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News February 3, 2023

TikTok Is ‘Running a Test’ In Australia Which Could Have Ramifications For Its Content Partners

Senior Journalist, B2B
TikTok Is ‘Running a Test’ In Australia Which Could Have Ramifications For Its Content Partners

Australia would appear to be the test case — if not a battlefront — for TikTok going out alone without its major label content partners.

A number of TikTok users in these parts no longer have the choice to use some major label-licensed music in their videos, a story that was broken by Bloomberg and confirmed by Music Business Worldwide.

It’s unclear how many users are now hobbled with their music choices, and its unknown how many tunes and from which companies have been removed.

But this action would suggest that TikTok is embarking on a grand experiment, one that might be used as leverage in its round of next round of content licensing talks.

TMN approached a spokesperson for TikTok in Australia, who provided a prepared statement.

“Over the coming weeks we will be running a test in Australia to analyse how music is accessed and used on the platform. Not all music is included in this test and we do not expect it to impact everyone on TikTok.”

The “test is underway,” and TikTok expects “that some of our users will not be able to access our full music and sounds library. For more than half of our community there will be no change to their experience and the test will not impact them.”

So what would this “test” hope to achieve, and why use Australia as TikTok’s laboratory?

Like any good experiment, it’s about outcomes and money.

In a best-case scenario for TikTok, the experimental group — those unable to blend their preferred hit, viral tunes with clips — won’t see a dramatic drop away in stickiness on the platform when compared with the control group.

The data gleaned from all this could have a bearing on how many, or how little, TikTok would put on the table in negotiating rights.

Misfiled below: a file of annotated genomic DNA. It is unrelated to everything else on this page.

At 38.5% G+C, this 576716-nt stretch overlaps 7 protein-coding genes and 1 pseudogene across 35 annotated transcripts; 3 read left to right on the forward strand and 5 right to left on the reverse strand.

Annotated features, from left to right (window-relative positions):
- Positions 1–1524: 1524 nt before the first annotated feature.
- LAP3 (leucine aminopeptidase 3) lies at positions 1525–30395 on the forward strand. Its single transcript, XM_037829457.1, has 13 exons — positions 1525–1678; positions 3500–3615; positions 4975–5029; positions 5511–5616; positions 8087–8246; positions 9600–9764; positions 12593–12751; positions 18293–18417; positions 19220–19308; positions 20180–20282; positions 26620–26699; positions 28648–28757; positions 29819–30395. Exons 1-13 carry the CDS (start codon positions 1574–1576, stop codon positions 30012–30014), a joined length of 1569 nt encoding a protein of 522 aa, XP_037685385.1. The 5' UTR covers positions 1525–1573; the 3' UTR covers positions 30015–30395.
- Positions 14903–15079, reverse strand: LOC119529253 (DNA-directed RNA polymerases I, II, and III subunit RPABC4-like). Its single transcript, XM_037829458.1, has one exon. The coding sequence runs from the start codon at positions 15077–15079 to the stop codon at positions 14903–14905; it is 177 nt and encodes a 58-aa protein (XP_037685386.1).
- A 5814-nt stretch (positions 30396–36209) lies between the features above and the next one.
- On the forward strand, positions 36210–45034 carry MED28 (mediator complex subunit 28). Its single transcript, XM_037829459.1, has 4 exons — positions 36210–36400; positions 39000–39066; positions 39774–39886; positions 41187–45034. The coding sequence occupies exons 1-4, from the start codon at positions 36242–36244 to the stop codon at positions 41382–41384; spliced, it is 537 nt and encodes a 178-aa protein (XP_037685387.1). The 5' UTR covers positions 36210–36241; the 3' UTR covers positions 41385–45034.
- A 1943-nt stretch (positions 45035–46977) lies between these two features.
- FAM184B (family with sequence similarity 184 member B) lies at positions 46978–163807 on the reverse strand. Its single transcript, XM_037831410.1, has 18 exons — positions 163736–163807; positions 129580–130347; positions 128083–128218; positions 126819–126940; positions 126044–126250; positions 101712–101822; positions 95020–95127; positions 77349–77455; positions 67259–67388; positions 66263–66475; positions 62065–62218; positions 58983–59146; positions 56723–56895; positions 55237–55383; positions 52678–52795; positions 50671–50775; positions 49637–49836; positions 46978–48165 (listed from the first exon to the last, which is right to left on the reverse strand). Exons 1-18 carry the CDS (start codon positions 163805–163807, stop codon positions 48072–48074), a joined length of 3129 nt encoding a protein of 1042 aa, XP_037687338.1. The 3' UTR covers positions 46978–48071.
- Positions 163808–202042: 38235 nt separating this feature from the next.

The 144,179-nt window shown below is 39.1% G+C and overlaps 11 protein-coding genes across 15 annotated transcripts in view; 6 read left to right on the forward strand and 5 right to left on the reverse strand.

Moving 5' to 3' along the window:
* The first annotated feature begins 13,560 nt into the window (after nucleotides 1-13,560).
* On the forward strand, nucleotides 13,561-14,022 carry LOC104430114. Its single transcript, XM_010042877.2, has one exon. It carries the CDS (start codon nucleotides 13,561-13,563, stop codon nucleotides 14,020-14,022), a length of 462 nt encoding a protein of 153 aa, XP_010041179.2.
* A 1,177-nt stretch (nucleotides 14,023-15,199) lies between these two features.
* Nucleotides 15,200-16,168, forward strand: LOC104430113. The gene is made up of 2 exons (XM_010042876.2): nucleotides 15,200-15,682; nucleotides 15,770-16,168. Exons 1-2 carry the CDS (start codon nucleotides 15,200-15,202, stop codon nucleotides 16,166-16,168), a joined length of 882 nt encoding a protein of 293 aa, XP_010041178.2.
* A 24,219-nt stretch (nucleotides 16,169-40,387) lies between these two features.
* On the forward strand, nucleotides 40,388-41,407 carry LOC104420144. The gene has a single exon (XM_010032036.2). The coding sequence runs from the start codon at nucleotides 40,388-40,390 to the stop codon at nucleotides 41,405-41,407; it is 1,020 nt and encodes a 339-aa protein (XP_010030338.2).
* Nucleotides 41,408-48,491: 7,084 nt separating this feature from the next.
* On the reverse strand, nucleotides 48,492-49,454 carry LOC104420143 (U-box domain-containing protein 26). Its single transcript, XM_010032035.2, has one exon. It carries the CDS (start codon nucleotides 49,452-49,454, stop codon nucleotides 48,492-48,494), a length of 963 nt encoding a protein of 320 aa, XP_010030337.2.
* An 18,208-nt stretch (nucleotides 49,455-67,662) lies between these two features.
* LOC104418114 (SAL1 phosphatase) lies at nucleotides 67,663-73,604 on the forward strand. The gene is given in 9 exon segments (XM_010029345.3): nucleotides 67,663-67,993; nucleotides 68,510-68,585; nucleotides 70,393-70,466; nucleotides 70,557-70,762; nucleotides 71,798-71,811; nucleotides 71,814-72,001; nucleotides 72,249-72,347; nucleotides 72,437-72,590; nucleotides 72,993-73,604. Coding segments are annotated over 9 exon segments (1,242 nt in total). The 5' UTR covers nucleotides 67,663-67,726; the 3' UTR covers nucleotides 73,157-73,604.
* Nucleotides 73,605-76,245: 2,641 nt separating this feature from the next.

Just don’t expect to see the results published anywhere, anytime soon.

Australia, with its affluent, English-speaking music-loving consumers, has been a handy test market since before the streaming revolution.

In the space of three months during 2013, Google Play Music and iHeartRadio both arrived Down Under, marking the respective services’ first expansion outside the U.S. It used to be that Australia had to get in the queue with everyone else, but, at that point, the market leap-frogged Europe’s top economies as the place where upstarts begin the roll out. Another

Also, a major blunder in Australia would be less costly than one in, say, the United Kingdom.

“We appreciate that it may be disappointing for our community and artists if a certain track is unavailable temporarily, or if a sound is muted on a video,” reads the official statement from TikTok.

“We apologise and look forward to restoring the full catalogue at the conclusion of the test period.”

TikTok is facing a test of its own in the United States, where a member of the U.S. Senate Intelligence Committee is urging Apple and Google to remove the short-video streaming platform from its app stores.

In a letter to the leaders of those tech giants, Sen. Michael Bennet, D-Colo. cites national security concerns, according to The Hollywood Reporter.

TikTok Music

The success of the service, which is a go-to for Gen Z, “raises the obvious risk that the Chinese Communist Party could weaponize TikTok against the United States” by forcing its parent, ByteDance, to “surrender Americans’ sensitive data or manipulate the content Americans receive to advance China’s interests,” the letter reads.

TikTok and its management is no stranger to pressure.

In late 2019, prior to the platform going legit with licensing deals, the U.S. National Music Publishers’ Association urged Congress to look into the behaviour of the video-sharing app, which the lobby body accused of copyright theft. APRA also had words.

Then, in 2020, matters came to a head when then U.S. president Donald Trump ordered the platform be sold-off into American hands. A D.C. federal judge put an end to those plans.


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